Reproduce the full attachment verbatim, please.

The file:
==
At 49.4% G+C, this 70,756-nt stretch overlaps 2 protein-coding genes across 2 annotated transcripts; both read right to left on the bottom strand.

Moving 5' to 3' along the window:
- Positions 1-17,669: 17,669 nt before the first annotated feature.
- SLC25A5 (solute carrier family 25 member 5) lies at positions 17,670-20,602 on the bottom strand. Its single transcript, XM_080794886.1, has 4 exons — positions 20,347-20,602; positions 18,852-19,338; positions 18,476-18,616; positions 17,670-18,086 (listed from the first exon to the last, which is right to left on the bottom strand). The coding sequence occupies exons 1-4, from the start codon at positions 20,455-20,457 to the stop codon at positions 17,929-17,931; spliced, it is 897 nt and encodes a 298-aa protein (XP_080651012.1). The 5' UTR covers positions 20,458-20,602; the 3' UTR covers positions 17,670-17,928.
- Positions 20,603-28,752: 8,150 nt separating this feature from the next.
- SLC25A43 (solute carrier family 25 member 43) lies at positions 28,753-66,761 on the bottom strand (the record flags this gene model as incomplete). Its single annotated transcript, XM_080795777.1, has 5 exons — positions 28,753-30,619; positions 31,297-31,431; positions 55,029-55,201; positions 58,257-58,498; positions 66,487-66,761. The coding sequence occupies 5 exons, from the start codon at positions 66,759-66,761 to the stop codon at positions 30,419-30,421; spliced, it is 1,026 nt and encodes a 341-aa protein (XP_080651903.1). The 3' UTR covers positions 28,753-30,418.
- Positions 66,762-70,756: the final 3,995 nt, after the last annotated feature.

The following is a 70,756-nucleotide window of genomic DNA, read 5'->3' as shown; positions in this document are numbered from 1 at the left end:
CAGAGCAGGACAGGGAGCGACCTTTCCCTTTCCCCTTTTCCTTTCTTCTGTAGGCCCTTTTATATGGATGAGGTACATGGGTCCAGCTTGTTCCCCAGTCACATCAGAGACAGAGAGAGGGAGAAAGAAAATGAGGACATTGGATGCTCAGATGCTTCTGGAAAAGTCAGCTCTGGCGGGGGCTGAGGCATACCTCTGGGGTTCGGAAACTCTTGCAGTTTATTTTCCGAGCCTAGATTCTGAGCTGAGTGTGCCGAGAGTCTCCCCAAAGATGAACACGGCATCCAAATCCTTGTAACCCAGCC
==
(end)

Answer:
At 49.4% G+C, this 70,756-nt stretch overlaps 2 protein-coding genes across 2 annotated transcripts; both read right to left on the bottom strand.

Moving 5' to 3' along the window:
- Positions 1-17,669: 17,669 nt before the first annotated feature.
- SLC25A5 (solute carrier family 25 member 5) lies at positions 17,670-20,602 on the bottom strand. Its single transcript, XM_080794886.1, has 4 exons — positions 20,347-20,602; positions 18,852-19,338; positions 18,476-18,616; positions 17,670-18,086 (listed from the first exon to the last, which is right to left on the bottom strand). The coding sequence occupies exons 1-4, from the start codon at positions 20,455-20,457 to the stop codon at positions 17,929-17,931; spliced, it is 897 nt and encodes a 298-aa protein (XP_080651012.1). The 5' UTR covers positions 20,458-20,602; the 3' UTR covers positions 17,670-17,928.
- Positions 20,603-28,752: 8,150 nt separating this feature from the next.
- SLC25A43 (solute carrier family 25 member 43) lies at positions 28,753-66,761 on the bottom strand (the record flags this gene model as incomplete). Its single annotated transcript, XM_080795777.1, has 5 exons — positions 28,753-30,619; positions 31,297-31,431; positions 55,029-55,201; positions 58,257-58,498; positions 66,487-66,761. The coding sequence occupies 5 exons, from the start codon at positions 66,759-66,761 to the stop codon at positions 30,419-30,421; spliced, it is 1,026 nt and encodes a 341-aa protein (XP_080651903.1). The 3' UTR covers positions 28,753-30,418.
- Positions 66,762-70,756: the final 3,995 nt, after the last annotated feature.

The following is a 70,756-nucleotide window of genomic DNA, read 5'->3' as shown; positions in this document are numbered from 1 at the left end:
CAGAGCAGGACAGGGAGCGACCTTTCCCTTTCCCCTTTTCCTTTCTTCTGTAGGCCCTTTTATATGGATGAGGTACATGGGTCCAGCTTGTTCCCCAGTCACATCAGAGACAGAGAGAGGGAGAAAGAAAATGAGGACATTGGATGCTCAGATGCTTCTGGAAAAGTCAGCTCTGGCGGGGGCTGAGGCATACCTCTGGGGTTCGGAAACTCTTGCAGTTTATTTTCCGAGCCTAGATTCTGAGCTGAGTGTGCCGAGAGTCTCCCCAAAGATGAACACGGCATCCAAATCCTTGTAACCCAGCC